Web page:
Indian Economy

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Course TypeCourse CodeNo. Of Credits
Foundation CoreSLS2EC1104

Semester and Year Offered: 4th Semester/ 2nd Year

Course Coordinator and Team: Dipa Sinha

Email of course coordinator: dipa[at]aud[dot]ac[dot]in


Aim: This course discusses the historical evolution and contemporary situation of a variety of issues arising in the process of the attempted transformation of India’s low-income agriculture-dominated economy after independence. Problems of industrial development and the role of services, the agrarian situation, employment, poverty and inequality, etc. are discussed with reference to the changing economic policy context. The aim is to equip students to analyse the current challenges facing the Indian economy, conduct in-depth research into particular areas of concern in the Indian economy and critique development policy in India.

Course Outcomes:

At the end of this course students will be able to:

  1. Evaluate the development policies adopted during the first few decades after Independence
  2. Analyse the context in which economic reforms were introduced in the country in the 1980s and 1990s
  3. Critique the impact of the economic reforms of 1991
  4. Compare different methods of estimation and identification of poverty and the poor
  5. Examine the relationship between inequality, structure of employment and growth in India
  6. Describe the challenges being faced by the Indian economy and their relationship to the global context
  7. Evaluate current social policies
  8. Interpret social and economic data related to India

Brief description of modules/ Main modules:

1. Phases of Growth and Structural Change in India

The first module focusses on the period immediately after Independence to the end of the 1980s before the initiation of economic reforms in the country. It includes looking at: Planning strategies in post-Independence India – First to Seventh Five Year Plan and Long-term trends and patterns of structural changes in India’s economy-from Independence to 1990.

2. Economic Reforms after 1991: Liberalisation and Privatisation

In this module, the 25 year period since 1991 is looked at. The experience of the economic reforms of 1991 and its impact on growth, poverty and inequality are discussed. What the reforms entailed are also discussed in detail.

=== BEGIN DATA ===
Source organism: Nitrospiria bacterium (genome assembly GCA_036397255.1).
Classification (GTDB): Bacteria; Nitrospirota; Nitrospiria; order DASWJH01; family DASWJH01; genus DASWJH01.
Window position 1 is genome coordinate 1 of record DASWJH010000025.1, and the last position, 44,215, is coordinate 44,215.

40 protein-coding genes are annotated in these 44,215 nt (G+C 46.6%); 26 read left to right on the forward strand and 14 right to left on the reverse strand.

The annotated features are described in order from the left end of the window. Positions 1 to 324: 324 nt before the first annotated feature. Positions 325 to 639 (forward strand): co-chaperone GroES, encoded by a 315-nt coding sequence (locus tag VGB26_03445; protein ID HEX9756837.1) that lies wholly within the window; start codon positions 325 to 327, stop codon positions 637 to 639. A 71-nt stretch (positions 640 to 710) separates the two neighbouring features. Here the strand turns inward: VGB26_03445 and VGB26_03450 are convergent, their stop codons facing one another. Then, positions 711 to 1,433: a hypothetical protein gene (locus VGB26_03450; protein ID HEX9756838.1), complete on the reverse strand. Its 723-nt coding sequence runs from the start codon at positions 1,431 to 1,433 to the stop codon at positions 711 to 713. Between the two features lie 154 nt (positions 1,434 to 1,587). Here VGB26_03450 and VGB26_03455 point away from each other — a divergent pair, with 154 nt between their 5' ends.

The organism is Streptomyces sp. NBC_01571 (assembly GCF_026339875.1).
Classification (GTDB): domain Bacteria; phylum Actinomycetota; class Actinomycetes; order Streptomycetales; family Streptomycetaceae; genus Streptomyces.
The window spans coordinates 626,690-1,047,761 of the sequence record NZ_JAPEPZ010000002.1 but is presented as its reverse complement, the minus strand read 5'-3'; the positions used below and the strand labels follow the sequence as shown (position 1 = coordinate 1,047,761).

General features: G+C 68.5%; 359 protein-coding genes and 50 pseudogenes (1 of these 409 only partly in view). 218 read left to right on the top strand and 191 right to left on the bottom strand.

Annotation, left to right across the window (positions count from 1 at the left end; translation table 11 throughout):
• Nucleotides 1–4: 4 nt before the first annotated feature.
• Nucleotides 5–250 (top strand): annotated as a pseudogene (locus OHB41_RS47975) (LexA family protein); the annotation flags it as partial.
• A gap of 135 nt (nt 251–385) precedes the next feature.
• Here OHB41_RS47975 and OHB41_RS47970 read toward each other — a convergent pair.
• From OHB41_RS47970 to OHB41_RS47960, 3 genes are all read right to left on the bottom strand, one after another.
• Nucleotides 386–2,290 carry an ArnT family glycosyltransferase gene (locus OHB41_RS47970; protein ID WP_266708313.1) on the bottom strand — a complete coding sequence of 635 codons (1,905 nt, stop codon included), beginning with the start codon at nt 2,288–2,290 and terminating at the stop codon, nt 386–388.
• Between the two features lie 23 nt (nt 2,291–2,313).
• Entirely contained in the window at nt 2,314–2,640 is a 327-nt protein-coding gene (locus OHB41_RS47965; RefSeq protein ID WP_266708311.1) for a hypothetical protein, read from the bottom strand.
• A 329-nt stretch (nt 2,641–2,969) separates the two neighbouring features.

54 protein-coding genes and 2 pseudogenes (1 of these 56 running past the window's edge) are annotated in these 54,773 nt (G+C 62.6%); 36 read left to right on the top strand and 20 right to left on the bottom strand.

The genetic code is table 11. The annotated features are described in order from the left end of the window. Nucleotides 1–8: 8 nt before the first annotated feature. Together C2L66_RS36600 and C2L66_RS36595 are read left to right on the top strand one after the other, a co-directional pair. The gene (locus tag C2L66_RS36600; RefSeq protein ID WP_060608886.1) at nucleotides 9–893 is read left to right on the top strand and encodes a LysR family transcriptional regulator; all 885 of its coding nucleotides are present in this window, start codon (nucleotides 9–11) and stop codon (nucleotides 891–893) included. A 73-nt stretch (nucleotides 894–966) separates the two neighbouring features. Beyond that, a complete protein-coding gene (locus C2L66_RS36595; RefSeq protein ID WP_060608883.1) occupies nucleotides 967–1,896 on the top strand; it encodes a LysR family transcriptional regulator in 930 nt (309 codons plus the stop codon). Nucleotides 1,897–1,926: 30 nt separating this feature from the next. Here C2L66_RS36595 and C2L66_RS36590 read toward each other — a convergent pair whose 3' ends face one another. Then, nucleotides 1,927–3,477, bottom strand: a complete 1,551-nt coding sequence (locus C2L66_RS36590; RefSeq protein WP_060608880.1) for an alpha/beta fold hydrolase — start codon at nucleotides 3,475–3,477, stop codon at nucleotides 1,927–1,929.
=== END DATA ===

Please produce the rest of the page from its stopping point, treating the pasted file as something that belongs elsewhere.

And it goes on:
3. Sectoral Growth and Development

While the previous two modules take a historical approach, from this module onwards issues in different sectors and themes of the Indian economy are discussed with an emphasis on current status and challenges. This module includes a discussion on the role of agriculture, the challenge of manufacturing and the trend of India emerging as a service-dominated economy.

4. Poverty, Employment and Inequality

This module looks at the trends in poverty, employment and inequality. It discussed definition and measurement issues for each of these. The trends are analysed along with the main economic policies of each period.

5. Social Security: Food Security, PDS and NREGA

In the final module students are introduced to issues related to the social sector with a special emphasis on food security and PDS and the NREGA.

Assessment Details with weights:

Policy Brief: 20%, Term Paper: 35%, Presentation: 15%, End-semester examination: 30%

The policy brief trains the students to look in detail at a current development policy and critique its design, implementation and impact.

In the term paper and presentation, the emphasis would be on developing the ability to formulate a small research question within a given broad topic, developing an attitude of independent thinking and learning how to assimilate material from multiple sources to present a coherent argument.

The end-semester examination would examine the students for their understanding of methods and approaches taught and their application to the range of development issues related to the Indian Economy

Reading List:

1. Phases of Growth and Structural Change in India

  • Chakravarty, Sukhamoy, 1987. Development Planning, The Indian Experience. Oxford University Press, New Delhi